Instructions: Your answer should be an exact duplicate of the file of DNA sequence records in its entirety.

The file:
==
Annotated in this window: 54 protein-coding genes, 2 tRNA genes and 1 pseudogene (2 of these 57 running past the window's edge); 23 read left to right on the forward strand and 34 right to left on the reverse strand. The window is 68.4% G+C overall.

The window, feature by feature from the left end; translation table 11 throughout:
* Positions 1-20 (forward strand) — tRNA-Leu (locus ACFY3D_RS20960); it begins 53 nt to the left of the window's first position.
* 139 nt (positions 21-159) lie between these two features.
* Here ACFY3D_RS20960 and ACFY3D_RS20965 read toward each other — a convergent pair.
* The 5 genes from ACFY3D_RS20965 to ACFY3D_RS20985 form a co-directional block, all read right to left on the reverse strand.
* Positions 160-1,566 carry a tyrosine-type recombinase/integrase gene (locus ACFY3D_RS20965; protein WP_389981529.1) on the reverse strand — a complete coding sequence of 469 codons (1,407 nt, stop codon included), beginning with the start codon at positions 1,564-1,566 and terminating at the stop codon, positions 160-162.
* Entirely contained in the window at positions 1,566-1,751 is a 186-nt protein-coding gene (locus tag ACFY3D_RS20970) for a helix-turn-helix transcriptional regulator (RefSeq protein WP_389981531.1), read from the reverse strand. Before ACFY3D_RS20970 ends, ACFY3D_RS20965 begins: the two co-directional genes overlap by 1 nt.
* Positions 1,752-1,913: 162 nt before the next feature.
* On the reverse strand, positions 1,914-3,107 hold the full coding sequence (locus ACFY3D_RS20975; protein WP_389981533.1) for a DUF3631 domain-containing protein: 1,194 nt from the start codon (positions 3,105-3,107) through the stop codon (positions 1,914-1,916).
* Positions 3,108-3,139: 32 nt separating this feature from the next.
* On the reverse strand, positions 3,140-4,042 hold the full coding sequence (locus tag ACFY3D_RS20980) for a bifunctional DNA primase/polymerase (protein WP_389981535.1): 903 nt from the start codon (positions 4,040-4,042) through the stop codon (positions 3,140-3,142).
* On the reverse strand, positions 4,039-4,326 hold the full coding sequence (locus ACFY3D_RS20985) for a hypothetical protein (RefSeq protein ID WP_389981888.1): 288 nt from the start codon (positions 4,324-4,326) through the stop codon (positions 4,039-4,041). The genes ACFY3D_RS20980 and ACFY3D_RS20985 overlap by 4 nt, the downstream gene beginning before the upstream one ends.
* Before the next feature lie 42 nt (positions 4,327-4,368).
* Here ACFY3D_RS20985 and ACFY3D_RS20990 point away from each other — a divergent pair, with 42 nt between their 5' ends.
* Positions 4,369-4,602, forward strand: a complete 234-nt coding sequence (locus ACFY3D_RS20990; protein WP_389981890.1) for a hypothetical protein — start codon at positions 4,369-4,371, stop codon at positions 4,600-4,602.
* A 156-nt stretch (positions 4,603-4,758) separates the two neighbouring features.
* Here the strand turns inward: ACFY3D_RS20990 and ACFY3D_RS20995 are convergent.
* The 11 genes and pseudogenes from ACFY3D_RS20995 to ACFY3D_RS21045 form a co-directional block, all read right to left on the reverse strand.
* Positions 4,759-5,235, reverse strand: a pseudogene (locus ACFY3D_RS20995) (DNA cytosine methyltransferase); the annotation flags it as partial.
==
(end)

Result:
Annotated in this window: 54 protein-coding genes, 2 tRNA genes and 1 pseudogene (2 of these 57 running past the window's edge); 23 read left to right on the forward strand and 34 right to left on the reverse strand. The window is 68.4% G+C overall.

The window, feature by feature from the left end; translation table 11 throughout:
* Positions 1-20 (forward strand) — tRNA-Leu (locus ACFY3D_RS20960); it begins 53 nt to the left of the window's first position.
* 139 nt (positions 21-159) lie between these two features.
* Here ACFY3D_RS20960 and ACFY3D_RS20965 read toward each other — a convergent pair.
* The 5 genes from ACFY3D_RS20965 to ACFY3D_RS20985 form a co-directional block, all read right to left on the reverse strand.
* Positions 160-1,566 carry a tyrosine-type recombinase/integrase gene (locus ACFY3D_RS20965; protein WP_389981529.1) on the reverse strand — a complete coding sequence of 469 codons (1,407 nt, stop codon included), beginning with the start codon at positions 1,564-1,566 and terminating at the stop codon, positions 160-162.
* Entirely contained in the window at positions 1,566-1,751 is a 186-nt protein-coding gene (locus tag ACFY3D_RS20970) for a helix-turn-helix transcriptional regulator (RefSeq protein WP_389981531.1), read from the reverse strand. Before ACFY3D_RS20970 ends, ACFY3D_RS20965 begins: the two co-directional genes overlap by 1 nt.
* Positions 1,752-1,913: 162 nt before the next feature.
* On the reverse strand, positions 1,914-3,107 hold the full coding sequence (locus ACFY3D_RS20975; protein WP_389981533.1) for a DUF3631 domain-containing protein: 1,194 nt from the start codon (positions 3,105-3,107) through the stop codon (positions 1,914-1,916).
* Positions 3,108-3,139: 32 nt separating this feature from the next.
* On the reverse strand, positions 3,140-4,042 hold the full coding sequence (locus tag ACFY3D_RS20980) for a bifunctional DNA primase/polymerase (protein WP_389981535.1): 903 nt from the start codon (positions 4,040-4,042) through the stop codon (positions 3,140-3,142).
* On the reverse strand, positions 4,039-4,326 hold the full coding sequence (locus ACFY3D_RS20985) for a hypothetical protein (RefSeq protein ID WP_389981888.1): 288 nt from the start codon (positions 4,324-4,326) through the stop codon (positions 4,039-4,041). The genes ACFY3D_RS20980 and ACFY3D_RS20985 overlap by 4 nt, the downstream gene beginning before the upstream one ends.
* Before the next feature lie 42 nt (positions 4,327-4,368).
* Here ACFY3D_RS20985 and ACFY3D_RS20990 point away from each other — a divergent pair, with 42 nt between their 5' ends.
* Positions 4,369-4,602, forward strand: a complete 234-nt coding sequence (locus ACFY3D_RS20990; protein WP_389981890.1) for a hypothetical protein — start codon at positions 4,369-4,371, stop codon at positions 4,600-4,602.
* A 156-nt stretch (positions 4,603-4,758) separates the two neighbouring features.
* Here the strand turns inward: ACFY3D_RS20990 and ACFY3D_RS20995 are convergent.
* The 11 genes and pseudogenes from ACFY3D_RS20995 to ACFY3D_RS21045 form a co-directional block, all read right to left on the reverse strand.
* Positions 4,759-5,235, reverse strand: a pseudogene (locus ACFY3D_RS20995) (DNA cytosine methyltransferase); the annotation flags it as partial.